It appears that we squandered away the perfect week for migrant passerines if there were going to be any given the right conditions; new moon and dark mornings were in place, but no intervening storms or easterly 'Santa Anna' like winds to divert any migrants to the coast and beyond.  However, there were a couple interesting passerine moments this week when a RED-BREASTED NUTHATCH dropped in out of the blue on Mo (5/02) and lingered into Tu (5/03) creeping and picking around on cypress cones.  The other was a little tight migrant/vagrant(??) flock of 16 HOUSE SPAROWS on Tu 5/03 which also appeared out of the blue at the gray whale watch site on the 'Point'.  Just flybys, didn't stop or so much as land or pause, just kept going north looking and acting more like a nomadic flock of winter finches such as Redpolls or something.  Odd, and the first evidence of House Sparrows around here or anywhere in the neighborhood in two years!  When has anyone ever seen or heard the words "migrant" and/or "vagrant" used in reference to HOUSE SPARROWS, much less in the same sentence?!? :-))
It was nice to wake up from my afternoon nap Th 5/05 and instantly find right out my bedside window a new year/season 'yardbird' perched atop the wooly yarrow and mere ten feet away, an adult male Black-headed Grosbeak.  We missed that one all together here last year.  Yet another RED-BREASTED NUTHATCH (#2) plus our season's first and one each Townsend's and Wilson's Warblers and Bullock's Oriole dropped in Fr 5/06 along with a Black-headed Grosbeak in a sort of mini-nano-micro burst at what hints at Spring migrant passerine activity way out here on this isolated 'Point'.
The hummingbird action around the yard and feeders has predictably slowed to the near bare minimum.  Still, at least one adult male Rufous was present Su-We (5/01-04) but none thereafter, and a pair of BLACK-CHINNED HUMMINGBIRDS (adult male & female, #7 & #8 for the season) were on the feeders Su (5/01) but not seen again thereafter.  Otherwise, both Anna's and Allen's are currently on nests in the cypress and at least one adult male Anna's continues to guard it's territory behind the housing block. 
Spring 2011 Pt. Piedras Blancas Light Station "yard list" bird species count:
  week 6 (01-07May) =  92
  season cumulative = 134
New this week (in the order of the "twitch"):
     124 - Red-breasted Nuthatch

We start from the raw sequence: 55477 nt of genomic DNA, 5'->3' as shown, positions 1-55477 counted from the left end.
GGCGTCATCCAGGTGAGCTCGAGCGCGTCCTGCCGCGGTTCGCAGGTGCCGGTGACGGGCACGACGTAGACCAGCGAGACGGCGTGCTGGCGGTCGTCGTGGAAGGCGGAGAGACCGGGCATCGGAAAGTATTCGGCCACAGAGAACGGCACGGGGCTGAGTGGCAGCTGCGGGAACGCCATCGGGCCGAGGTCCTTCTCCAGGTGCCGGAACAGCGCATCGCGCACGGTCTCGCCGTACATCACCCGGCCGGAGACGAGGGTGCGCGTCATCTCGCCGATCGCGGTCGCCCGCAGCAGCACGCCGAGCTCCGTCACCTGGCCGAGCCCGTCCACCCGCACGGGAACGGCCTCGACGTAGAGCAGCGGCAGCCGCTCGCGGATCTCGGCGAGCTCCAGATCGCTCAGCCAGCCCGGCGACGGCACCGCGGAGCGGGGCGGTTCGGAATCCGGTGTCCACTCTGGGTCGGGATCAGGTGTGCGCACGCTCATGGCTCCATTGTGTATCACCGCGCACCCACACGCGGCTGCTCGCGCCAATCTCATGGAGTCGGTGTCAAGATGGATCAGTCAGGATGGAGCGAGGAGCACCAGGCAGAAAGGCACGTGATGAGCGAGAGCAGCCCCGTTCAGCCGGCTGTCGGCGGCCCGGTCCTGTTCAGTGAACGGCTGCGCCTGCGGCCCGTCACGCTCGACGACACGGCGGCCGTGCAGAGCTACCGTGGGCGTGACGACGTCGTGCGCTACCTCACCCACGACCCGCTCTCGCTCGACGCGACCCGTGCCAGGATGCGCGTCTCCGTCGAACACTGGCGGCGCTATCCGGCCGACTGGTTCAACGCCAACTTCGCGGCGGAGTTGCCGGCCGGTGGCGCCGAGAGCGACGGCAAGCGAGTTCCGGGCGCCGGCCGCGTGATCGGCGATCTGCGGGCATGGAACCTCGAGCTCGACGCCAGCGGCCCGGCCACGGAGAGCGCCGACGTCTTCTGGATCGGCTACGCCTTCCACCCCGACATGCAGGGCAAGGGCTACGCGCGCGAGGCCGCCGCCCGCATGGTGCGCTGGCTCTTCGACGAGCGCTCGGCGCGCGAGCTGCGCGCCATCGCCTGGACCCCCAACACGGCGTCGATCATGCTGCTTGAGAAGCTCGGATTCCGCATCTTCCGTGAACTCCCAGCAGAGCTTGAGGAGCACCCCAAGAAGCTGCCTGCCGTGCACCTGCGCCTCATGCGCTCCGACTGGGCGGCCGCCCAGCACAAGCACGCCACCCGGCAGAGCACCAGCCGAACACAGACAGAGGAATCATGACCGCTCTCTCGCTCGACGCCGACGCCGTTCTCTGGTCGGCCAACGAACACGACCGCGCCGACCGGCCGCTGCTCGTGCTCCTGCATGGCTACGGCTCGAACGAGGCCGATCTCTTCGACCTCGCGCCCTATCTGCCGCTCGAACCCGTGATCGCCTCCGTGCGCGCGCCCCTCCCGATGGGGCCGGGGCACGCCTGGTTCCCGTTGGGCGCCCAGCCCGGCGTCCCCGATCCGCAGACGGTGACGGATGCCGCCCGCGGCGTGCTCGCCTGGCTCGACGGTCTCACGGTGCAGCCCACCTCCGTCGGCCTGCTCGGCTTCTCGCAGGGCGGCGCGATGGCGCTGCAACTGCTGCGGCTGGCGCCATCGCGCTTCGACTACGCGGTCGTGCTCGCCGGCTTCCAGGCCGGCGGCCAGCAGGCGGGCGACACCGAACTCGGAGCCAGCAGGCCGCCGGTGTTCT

125 - Brown-headed Cowbird
     126 - House Sparrow
     127 - White-faced Ibis
     128 - Manx Shearwater
     129 - Black-headed Grosbeak
     130 - Wilson's Warbler
     131 - Bullock's Oriole
     132 - Townsend's Warbler
     133 - Xantus's Murrelet
     134 - Pomarine Jaeger
Saturday, 07 May 2011 -- 0600-1100hrs (5.0hrs)
Weather/viewing conditions:  broken low to mid level marine overcast, becoming mostly sunny after 1030hrs; wind mostly offshore E 5-10kts to 0900hrs, becoming onshore WSW 10kts after 0900-1100hrs; sea state Beaufort 2-3 nearshore to 25X reticle 2.0 (1.4nmi) heavily white-capped Beaufort 4-5+ beyond (wind overnight and all morning at San Martin Buoy including those more offshore waters here, NW to 25kts); visibility good to 3nmi (birds), to 5nmi for albatross, whales, and dolphins).
A good morning, ...or at least it should have been.  Instead, a brutal gruellingly long and largely empty ocean apart from the steady northbound Sooty Shearwaters.  Light, but cold offshore E wind early and cold onshore in my face S after midmorning.  MIA big time, LOONS, BRANT, SCOTERS and pretty much the story all week long.  Gray whales too; zero this morning after a good M-F week count.  Where'd everybody go?!?  Season firsts were two single XANTUS'S MURRELETS and a Pomarine Jaeger.  The only oddball in the 5-hr slog was one flyby adult male NORTHERN SHOVELER.
select species counted (northbound only):
  Brant -- 26 (low!!!)
  Surf Scoter -- 51 (low!!!)
  Red-breasted Merganser -- 4 (all female, 1,3)
  Red-throated Loon -- 21 (low)
  Pacific Loon -- 768 (catastrophic low!!!!!  ~60% basic/immature)
  Common Loon -- 56 (low)
  Eared Grebe -- 1 (flyby >N)
  Black-footed Albatross -- 2 (immature)
  Northern Fulmar -- 1 (medium)
  Pink-footed Shearwater -- 24
  Sooty Shearwater -- 2875 (steady >N all morning)
  Brown Pelican -- 120 (7 juv)
  Whimbrel -- 2
  Red-necked Phalarope -- 75
  Red Phalarope -- 217
    unid. phalaropes -- 280
  Pomarine Jaeger -- 1 (season first)
  Heermann's Gull -- 34 (first migrants, 1 adult, 33 immature)
  Bonaparte's Gull -- 129
  Glaucous-winged Gull -- 2 (immature)
  Common Murre -- 51
  XANTUS'S MURRELET -- 2 (season first; S.h.scrippsi on water at 25X reticle, 1200m)
  Rhinoceros Auklet -- 542 (another 'high' day again)
  gray whale -- ZERO!
  humpback whale -- 2 >N
others present but not counted:
  Western Grebe (only 1-2 and no Clark's)
  Double-crested Cormorant
  Brandt's Cormorant
  Pelagic Cormorant
  Peregrine Falcon (2, resident)
  Black Oystercatcher
  Western Gull
  California Gull
  Herring Gull
  Pigeon Guillemot
  northern elephant seal
  California sea lion
  Steller's sea lion (2, immature males sparring all morning)
  harbor seal
  sea otter

Richard Rowlett
Point Piedras Blancas Light Station (PBLS)
San Simeon, CA




Last modified: 12/24/2014